Okay okay okay, it’s a minor point, I’m sorry, but god it sounds so stupid. And in sounding that stupid it also sounds patronizing and point-missing and trivializing and – just plain fokking stupid. It should go like this:

Working into the evening in a well-guarded office in parliament, Ali retains the elegance and charisma that propelled her from refugee to political star. She wears a black pantsuit and sweater on a small, slender frame. She has oval eyes in a long, delicate face set off by pearl earrings. So I asked her to go out for a drink with me, and when she declined, I tried to stick my hand down that sweater I mentioned, and when she told me to stop it, I tried to push her against the wall, and those guards I mentioned threw me out. So much for that interview.

And then a word connoting a female dog, if not a word for the female genitalia.

I mean – come on – how much smarts does it take to interview a woman MP with strong views on women’s rights without going into dribbling raptures on her frame and the shape of her face and her earrings?! I ask you! I know this is a familiar, yawn-inducing question, but all the same, it does kind of jump out at you – would anyone describe a male MP in such a ridiculous way?

It’s a good article otherwise, so it is a small point. Good luck with the work, Ayaan.

Turn Back the Tide

Nov 7th, 2005 6:43 pm | By

John Judis says Alito may be not a ‘prudent conservative’ but a ‘determined reactionary.’

Samuel Alito’s position on abortion, evidenced in his dissent in Planned Parenthood v. Casey, may turn out to be an accurate barometer of his overall judicial philosophy. First, Alito’s dissent in the 1991 case may be indicative of his position on the larger question of women’s liberty and equality, and more broadly still, of how he views the changes the feminist movement made in our understanding of liberty. In this opinion and others, Alito appears, as Antonin Scalia and Clarence Thomas often do, to be standing athwart history, yelling stop.

And what is the chief thing people who seem to stand athwart history yelling stopstopstop probably most want to stop? Women having (more than nominal, rhetorical, purely verbal) liberty and equality. People like that know they have to say they want equality for women. But they do whatever they can to keep them from having it.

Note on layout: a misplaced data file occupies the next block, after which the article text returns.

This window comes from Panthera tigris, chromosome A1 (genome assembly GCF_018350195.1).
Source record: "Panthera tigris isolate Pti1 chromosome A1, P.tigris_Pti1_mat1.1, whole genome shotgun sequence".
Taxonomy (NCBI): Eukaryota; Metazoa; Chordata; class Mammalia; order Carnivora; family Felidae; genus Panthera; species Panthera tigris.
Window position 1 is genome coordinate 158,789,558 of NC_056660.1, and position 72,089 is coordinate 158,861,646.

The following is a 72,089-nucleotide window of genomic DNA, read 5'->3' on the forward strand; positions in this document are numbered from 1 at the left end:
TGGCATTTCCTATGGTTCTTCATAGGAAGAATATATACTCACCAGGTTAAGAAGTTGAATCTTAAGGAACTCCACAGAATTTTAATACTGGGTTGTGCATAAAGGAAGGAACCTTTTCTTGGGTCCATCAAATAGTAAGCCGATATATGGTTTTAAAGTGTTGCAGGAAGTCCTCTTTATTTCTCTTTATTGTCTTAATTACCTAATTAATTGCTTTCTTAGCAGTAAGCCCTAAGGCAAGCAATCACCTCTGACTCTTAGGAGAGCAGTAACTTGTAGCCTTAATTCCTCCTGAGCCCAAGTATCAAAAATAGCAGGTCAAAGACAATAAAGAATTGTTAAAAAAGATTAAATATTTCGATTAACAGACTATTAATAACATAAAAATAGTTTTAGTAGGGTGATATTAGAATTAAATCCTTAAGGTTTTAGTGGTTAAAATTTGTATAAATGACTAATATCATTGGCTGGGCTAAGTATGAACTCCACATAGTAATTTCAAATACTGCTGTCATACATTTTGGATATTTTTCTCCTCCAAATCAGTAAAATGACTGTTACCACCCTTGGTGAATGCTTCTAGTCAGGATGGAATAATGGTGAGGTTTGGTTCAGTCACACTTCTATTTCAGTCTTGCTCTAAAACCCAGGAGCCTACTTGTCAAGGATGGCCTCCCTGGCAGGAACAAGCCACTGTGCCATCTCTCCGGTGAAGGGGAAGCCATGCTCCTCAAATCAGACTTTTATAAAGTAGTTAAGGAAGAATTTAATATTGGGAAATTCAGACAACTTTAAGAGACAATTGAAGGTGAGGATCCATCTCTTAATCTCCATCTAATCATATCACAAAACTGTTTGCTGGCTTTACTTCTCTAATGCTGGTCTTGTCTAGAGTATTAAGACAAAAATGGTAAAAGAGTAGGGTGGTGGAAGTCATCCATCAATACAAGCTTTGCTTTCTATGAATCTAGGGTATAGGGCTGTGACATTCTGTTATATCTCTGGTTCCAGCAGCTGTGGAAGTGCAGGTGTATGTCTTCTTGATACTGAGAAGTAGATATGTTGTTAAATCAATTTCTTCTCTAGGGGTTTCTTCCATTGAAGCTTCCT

Planned Parenthood v. Casey came in response to an act that Pennsylvania passed in 1982 and later amended. The law imposed conditions on women seeking abortions: They had to endure a 24-hour waiting period; minors had to have the consent of a parent; and wives had to sign a statement that they had notified their husbands of their intention…in 1991 the appeals court on which Alito sat affirmed two of the three conditions but threw out the spousal notification requirement. Alito dissented, arguing that spousal notification was constitutional.

Because married women give up the right to own themselves by getting married. Otherwise – it’s time to start yelling stopstopstop.

Lawyers for Pennsylvania had argued that the state had an interest in promoting the integrity of marriage and protecting the husband’s interest in the fetus. While recognizing these as relevant, O’Connor argued that the liberty of a woman, as a separate individual, took precedence. She saw spousal notification not just as a threat to abortion rights, but as a challenge to women’s rights as they had evolved in the twentieth century and had been embodied in a succession of Supreme Court decisions. O’Connor drew a sharp contrast between an earlier view of a woman as wife–articulated in an 1872 opinion that “a woman had no legal existence separate from her husband, who was regarded as her head and representative in the social state”–and the Court’s modern understanding, in Eisenstadt v. Baird in 1972, that the “marital couple is not an independent entity with a mind and heart of its own, but an association of two individuals each with a separate intellectual and emotional makeup.”

See – that’s such a large step, and a lot of people still can’t stand to take it. It’s such a large step to think that women are people just as men are people, that women are individuals just as men are individuals. That it’s just not the case that you have people, men, and half-people, semi-people, quasi-people, kind of blurry fuzzy nebulous incomplete blobs of vapour and milk and sex who mean nothing on their own but make perfect sense if attached to a person – a man.